As patentability principles and standards are ultimately influenced by considerations of policy for economic development, what would the UPC’s policy choices be? On one hand, if the UPC does not take into account economic development policies in order for its decisions to appear ‘objective’, ‘pan-European’ and ‘uniform’, then the adjudication and development of law will be made by a zombie mechanism which pursues no purpose and has no direction. On the other hand, if the UPC considers economic policies, the following questions beg for answers: which policies will be followed, for which sector, how much weight should be given to a certain policy over another, how will these policies be determined, how will these policies ever be appropriate for all European countries at the same time given the wide discrepancies in development that exist among them, and ultimately, why should a judicial institution have sole decision-making competence for the underlying economic policies?
There is no precedent in the political history of modern democracies where important property issues affecting the economic sustainability and development of a country, and the proprietary rights and business prospects of its people, were conclusively and exclusively taken by a judicial body at supranational level. A democratic policy-making process for the determination of patents as objects of property exists, of course, in all countries of the world, including the US, whose system the UPC tries to imitate. The difference is that the US unified patent system does not escape democratic control, and the economic policies that it serves are widely debated by legislators, judges, economists, lawyers and industry players, all of whom are residents of the same country. It should also be noted that the US patent system is currently in a deep crisis; the roots of which go back at least two decades. During the 1990s, the annual number of patent legal actions doubled and today the increase in patent lawsuits by non-practicing entities (patent trolls) is “so pronounced that they now constitute the majority of U.S. patent lawsuits”. Therefore, EU initiatives and policies that refer to the US system as a paradigm to be followed should be treated with caution.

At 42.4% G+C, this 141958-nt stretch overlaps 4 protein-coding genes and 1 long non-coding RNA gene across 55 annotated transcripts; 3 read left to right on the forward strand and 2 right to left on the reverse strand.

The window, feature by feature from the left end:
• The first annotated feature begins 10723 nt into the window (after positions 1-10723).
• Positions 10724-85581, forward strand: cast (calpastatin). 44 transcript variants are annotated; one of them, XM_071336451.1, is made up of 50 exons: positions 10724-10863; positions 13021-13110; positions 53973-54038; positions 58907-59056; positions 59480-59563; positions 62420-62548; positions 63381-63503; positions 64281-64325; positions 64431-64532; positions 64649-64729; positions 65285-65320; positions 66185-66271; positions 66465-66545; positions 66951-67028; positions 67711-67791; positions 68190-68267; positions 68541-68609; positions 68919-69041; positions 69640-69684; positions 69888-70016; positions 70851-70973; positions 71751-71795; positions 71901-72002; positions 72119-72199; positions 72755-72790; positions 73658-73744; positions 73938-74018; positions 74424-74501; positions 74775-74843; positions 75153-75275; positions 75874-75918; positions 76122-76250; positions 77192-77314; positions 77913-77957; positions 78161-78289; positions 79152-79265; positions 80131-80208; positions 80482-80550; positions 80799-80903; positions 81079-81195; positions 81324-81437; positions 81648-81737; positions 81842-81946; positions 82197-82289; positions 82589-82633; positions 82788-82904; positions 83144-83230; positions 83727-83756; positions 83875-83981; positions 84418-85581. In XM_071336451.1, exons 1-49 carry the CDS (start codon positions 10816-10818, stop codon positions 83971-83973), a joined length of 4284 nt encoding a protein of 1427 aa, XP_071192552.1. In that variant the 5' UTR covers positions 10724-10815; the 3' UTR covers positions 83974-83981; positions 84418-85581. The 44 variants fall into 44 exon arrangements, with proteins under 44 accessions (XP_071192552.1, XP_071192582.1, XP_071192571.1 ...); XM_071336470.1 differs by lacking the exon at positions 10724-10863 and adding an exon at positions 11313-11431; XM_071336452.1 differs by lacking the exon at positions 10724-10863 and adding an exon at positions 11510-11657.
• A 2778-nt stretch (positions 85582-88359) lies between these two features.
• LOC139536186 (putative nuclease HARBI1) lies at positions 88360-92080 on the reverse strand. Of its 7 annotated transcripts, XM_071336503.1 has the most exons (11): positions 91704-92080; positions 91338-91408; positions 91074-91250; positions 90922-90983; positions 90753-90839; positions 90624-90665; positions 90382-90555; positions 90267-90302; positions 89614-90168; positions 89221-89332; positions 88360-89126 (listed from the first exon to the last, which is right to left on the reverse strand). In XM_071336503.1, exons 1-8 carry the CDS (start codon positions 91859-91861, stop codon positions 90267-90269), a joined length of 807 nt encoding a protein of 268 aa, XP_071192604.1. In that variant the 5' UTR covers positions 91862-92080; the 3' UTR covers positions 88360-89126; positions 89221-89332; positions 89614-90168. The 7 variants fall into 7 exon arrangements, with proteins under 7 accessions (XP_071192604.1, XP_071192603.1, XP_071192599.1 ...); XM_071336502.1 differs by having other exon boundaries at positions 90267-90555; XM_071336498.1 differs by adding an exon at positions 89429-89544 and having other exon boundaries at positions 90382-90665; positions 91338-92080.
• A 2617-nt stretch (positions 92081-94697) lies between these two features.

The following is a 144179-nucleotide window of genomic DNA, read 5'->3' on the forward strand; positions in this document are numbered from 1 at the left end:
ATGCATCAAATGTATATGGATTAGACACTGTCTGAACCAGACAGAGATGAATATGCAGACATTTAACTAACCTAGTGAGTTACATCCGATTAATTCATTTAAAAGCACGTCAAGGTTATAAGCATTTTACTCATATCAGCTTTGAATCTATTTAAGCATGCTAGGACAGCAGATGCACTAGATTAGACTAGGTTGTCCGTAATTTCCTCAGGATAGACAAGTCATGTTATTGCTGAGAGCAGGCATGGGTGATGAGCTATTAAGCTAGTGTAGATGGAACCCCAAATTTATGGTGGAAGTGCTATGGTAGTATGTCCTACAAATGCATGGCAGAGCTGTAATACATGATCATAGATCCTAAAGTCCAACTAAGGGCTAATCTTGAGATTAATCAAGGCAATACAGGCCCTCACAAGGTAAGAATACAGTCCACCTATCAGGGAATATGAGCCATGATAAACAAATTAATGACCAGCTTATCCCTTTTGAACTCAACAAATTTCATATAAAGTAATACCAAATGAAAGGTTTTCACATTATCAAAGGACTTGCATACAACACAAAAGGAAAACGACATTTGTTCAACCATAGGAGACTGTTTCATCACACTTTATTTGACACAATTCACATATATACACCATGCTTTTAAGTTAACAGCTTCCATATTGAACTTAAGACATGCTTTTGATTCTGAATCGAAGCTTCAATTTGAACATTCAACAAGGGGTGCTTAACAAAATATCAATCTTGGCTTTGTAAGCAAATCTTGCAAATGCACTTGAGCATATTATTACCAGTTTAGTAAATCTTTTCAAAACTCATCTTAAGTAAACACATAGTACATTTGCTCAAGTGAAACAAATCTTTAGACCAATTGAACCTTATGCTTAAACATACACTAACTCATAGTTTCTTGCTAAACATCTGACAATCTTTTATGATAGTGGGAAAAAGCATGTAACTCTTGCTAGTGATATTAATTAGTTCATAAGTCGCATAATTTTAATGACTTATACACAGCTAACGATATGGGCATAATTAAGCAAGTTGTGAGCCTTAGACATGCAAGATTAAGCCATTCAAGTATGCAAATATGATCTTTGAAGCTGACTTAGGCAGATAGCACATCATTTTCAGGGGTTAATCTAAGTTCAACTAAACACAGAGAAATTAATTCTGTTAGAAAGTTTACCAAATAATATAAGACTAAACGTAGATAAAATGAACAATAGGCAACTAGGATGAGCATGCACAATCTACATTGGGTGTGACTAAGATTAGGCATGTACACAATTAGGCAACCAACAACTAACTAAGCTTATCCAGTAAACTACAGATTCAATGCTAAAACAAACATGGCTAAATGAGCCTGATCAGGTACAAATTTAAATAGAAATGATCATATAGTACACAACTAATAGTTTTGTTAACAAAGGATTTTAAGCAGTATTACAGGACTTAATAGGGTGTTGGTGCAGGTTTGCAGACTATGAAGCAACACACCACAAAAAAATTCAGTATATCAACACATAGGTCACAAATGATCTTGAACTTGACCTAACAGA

The democratic policy-making control is essential because it safeguards the interests of the people who are affected by the decisions of those who impose them and, also, because it enables a dialogue through which various opinions can be expressed, heard and explored so that decisions can be taken in an informed manner and can be scrutinised and evaluated in pursuit of a socio-economic policy and purpose. In this respect, the UPC cannot fix a socio-economic policy, which must underlie the determination of patent standards, as it does not serve the interests of one people and it is not subjected to democratic control. Moreover, since the opinion of national legislators and judges, and through them those of the public, will practically no longer be relevant, the centralised structure of the UPC will create a monopolistic source of power depriving the system of checks and balances. The possibility of referring cases to the CJEU does not change the substance of the problem for two reasons: first the window that is left for referrals is small, and secondly – and more importantly – the CJEU is not entitled to determine the nature of property of patents – for the same reasons that apply to the UPC.
‘Uniform’, ‘pan-European’, patent standards are to a great extent desirable, as they provide consistency and predictability in the application of law, wider territorial coverage and greater market value for a patent. The problem does not lie with the uniformity of standards but rather with the absolute manner of pursuing their determination and control. Therefore, the problem lies not with the standards per se but rather with the monopolisation of the content of these standards that will be imposed by the UPC, which will emerge as the sole institution of power.